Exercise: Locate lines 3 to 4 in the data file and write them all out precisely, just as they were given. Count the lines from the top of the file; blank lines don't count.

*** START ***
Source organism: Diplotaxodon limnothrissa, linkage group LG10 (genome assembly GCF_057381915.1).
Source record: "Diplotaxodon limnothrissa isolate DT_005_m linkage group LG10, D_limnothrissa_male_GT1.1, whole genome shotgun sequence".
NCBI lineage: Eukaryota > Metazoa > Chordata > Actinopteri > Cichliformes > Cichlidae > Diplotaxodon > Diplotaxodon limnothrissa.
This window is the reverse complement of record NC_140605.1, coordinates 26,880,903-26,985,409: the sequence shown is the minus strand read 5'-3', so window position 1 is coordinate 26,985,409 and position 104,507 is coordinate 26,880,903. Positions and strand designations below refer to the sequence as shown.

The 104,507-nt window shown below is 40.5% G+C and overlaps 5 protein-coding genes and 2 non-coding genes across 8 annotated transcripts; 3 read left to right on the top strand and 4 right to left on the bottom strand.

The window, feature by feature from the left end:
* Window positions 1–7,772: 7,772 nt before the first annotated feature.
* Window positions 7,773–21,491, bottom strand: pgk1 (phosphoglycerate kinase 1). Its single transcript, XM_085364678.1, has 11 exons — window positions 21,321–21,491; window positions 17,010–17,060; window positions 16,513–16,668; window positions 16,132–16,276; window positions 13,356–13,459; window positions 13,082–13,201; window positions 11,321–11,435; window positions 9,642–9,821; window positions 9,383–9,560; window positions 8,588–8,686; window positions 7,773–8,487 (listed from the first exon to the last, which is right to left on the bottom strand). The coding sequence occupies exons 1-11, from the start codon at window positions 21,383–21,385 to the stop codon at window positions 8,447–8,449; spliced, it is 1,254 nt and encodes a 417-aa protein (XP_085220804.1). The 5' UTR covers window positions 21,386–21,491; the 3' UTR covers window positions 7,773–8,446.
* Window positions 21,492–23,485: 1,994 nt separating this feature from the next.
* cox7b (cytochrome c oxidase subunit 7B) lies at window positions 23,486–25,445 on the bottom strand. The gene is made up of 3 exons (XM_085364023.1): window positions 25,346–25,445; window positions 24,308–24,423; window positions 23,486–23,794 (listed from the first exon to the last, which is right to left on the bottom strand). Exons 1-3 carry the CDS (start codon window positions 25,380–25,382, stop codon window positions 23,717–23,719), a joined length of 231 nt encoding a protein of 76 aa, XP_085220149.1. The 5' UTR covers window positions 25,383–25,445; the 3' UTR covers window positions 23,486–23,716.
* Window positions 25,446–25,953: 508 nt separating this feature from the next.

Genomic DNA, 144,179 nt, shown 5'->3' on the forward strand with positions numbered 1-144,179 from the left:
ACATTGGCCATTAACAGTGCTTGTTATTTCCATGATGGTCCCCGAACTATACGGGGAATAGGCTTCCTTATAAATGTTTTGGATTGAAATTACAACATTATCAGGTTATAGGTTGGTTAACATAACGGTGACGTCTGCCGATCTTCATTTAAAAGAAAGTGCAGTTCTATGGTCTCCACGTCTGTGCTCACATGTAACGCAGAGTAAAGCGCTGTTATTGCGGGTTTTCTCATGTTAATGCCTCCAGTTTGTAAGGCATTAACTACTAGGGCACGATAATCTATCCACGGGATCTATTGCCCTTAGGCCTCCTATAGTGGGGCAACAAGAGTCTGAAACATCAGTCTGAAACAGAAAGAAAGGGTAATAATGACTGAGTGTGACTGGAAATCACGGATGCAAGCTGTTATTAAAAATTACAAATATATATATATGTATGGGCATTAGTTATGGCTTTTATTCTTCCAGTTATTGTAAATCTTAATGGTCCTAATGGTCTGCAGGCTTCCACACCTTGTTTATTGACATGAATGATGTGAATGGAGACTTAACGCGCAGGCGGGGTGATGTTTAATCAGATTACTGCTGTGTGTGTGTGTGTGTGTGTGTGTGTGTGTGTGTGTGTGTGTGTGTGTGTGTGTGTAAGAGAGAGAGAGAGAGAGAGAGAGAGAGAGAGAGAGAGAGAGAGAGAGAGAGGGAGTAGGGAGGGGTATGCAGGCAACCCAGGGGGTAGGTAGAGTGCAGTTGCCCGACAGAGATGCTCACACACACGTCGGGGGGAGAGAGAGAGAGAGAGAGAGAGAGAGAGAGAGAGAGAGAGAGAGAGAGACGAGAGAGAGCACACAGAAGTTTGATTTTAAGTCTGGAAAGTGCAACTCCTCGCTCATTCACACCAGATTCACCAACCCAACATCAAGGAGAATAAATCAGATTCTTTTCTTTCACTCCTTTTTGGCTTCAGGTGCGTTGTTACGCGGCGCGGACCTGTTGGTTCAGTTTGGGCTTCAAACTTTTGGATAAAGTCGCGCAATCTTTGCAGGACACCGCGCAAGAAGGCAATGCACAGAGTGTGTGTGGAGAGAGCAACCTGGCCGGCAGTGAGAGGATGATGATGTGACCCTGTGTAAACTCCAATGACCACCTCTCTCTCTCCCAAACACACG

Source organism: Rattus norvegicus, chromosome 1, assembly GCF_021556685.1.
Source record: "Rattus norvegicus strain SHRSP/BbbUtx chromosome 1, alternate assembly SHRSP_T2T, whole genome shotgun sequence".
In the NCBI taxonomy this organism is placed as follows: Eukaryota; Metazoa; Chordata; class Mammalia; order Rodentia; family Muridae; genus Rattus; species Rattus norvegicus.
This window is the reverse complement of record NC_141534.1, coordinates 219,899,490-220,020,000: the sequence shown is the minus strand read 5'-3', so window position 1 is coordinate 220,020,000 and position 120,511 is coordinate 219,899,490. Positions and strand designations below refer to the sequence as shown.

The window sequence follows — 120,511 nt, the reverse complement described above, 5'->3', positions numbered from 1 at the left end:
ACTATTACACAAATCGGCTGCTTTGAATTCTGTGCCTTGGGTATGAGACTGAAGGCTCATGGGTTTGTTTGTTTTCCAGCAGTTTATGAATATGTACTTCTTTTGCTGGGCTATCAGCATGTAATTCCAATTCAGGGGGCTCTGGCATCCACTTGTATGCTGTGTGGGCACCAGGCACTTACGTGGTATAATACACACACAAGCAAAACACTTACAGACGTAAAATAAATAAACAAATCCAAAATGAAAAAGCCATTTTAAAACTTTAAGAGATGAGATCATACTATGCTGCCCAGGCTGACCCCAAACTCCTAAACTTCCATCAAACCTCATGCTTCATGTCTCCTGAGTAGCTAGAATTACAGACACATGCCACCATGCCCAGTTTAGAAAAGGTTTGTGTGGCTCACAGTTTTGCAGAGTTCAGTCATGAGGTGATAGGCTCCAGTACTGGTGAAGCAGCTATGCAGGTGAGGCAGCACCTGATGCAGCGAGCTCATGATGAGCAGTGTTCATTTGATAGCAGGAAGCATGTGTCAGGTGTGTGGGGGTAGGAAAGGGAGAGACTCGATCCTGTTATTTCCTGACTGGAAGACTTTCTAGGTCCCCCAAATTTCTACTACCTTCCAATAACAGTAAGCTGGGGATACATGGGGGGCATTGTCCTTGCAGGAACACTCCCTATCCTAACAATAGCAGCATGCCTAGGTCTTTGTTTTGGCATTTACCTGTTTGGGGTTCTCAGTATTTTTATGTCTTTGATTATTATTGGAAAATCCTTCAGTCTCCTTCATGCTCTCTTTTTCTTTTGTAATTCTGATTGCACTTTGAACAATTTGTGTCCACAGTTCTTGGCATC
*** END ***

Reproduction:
NCBI lineage: Eukaryota > Metazoa > Chordata > Actinopteri > Cichliformes > Cichlidae > Diplotaxodon > Diplotaxodon limnothrissa.
This window is the reverse complement of record NC_140605.1, coordinates 26,880,903-26,985,409: the sequence shown is the minus strand read 5'-3', so window position 1 is coordinate 26,985,409 and position 104,507 is coordinate 26,880,903. Positions and strand designations below refer to the sequence as shown.